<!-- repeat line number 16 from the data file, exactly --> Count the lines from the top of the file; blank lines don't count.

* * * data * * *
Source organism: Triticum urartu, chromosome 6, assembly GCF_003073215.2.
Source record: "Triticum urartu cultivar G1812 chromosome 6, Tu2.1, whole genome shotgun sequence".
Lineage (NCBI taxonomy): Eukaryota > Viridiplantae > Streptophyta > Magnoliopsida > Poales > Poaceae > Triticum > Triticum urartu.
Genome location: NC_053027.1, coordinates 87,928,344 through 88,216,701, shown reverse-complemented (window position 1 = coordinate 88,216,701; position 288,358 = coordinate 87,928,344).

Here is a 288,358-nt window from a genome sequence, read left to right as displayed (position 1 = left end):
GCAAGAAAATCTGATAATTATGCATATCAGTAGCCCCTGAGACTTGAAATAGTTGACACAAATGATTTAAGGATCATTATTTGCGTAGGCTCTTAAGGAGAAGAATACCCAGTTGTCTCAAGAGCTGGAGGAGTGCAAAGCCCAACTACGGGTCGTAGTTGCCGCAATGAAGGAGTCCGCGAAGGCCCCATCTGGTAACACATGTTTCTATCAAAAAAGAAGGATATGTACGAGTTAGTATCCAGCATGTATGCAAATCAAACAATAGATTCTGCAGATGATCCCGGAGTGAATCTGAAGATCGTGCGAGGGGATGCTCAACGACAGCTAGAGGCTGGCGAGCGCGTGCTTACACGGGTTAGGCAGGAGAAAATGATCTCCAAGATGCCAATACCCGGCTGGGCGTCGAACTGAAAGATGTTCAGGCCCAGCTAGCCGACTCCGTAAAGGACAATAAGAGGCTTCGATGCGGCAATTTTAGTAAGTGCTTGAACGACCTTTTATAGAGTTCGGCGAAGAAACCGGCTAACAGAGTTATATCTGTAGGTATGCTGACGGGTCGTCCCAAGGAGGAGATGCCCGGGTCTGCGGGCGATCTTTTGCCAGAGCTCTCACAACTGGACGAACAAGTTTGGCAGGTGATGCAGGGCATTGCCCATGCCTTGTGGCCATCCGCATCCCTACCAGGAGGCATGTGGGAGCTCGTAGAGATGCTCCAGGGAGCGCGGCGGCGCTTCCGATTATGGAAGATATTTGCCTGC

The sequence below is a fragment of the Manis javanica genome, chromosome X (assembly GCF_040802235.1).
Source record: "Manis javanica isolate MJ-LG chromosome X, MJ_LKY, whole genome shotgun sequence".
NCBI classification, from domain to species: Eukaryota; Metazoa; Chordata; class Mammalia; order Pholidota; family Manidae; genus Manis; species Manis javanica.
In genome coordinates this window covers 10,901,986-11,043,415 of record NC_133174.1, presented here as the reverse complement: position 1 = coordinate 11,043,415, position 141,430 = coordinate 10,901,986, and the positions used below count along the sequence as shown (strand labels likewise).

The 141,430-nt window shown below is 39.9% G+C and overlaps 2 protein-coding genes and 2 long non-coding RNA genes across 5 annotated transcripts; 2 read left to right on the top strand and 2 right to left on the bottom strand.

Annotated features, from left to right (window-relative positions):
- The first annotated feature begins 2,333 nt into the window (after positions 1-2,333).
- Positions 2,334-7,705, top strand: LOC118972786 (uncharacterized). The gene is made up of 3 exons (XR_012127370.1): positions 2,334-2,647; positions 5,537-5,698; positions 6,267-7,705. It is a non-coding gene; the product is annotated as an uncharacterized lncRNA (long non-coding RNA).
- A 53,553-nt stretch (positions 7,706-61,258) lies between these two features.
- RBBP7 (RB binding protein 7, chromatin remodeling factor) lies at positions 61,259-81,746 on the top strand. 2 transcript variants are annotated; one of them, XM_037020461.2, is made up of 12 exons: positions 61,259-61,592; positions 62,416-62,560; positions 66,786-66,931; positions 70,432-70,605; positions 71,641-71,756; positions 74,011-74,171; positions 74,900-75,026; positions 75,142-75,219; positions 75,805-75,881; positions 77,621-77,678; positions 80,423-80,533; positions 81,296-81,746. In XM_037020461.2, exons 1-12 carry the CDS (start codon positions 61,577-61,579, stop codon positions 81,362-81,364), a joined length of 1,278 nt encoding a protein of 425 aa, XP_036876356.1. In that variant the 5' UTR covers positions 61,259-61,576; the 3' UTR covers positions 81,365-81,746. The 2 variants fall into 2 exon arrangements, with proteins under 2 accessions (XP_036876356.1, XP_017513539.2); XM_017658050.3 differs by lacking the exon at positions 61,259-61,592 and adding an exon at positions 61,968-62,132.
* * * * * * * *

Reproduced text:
- RBBP7 (RB binding protein 7, chromatin remodeling factor) lies at positions 61,259-81,746 on the top strand. 2 transcript variants are annotated; one of them, XM_037020461.2, is made up of 12 exons: positions 61,259-61,592; positions 62,416-62,560; positions 66,786-66,931; positions 70,432-70,605; positions 71,641-71,756; positions 74,011-74,171; positions 74,900-75,026; positions 75,142-75,219; positions 75,805-75,881; positions 77,621-77,678; positions 80,423-80,533; positions 81,296-81,746. In XM_037020461.2, exons 1-12 carry the CDS (start codon positions 61,577-61,579, stop codon positions 81,362-81,364), a joined length of 1,278 nt encoding a protein of 425 aa, XP_036876356.1. In that variant the 5' UTR covers positions 61,259-61,576; the 3' UTR covers positions 81,365-81,746. The 2 variants fall into 2 exon arrangements, with proteins under 2 accessions (XP_036876356.1, XP_017513539.2); XM_017658050.3 differs by lacking the exon at positions 61,259-61,592 and adding an exon at positions 61,968-62,132.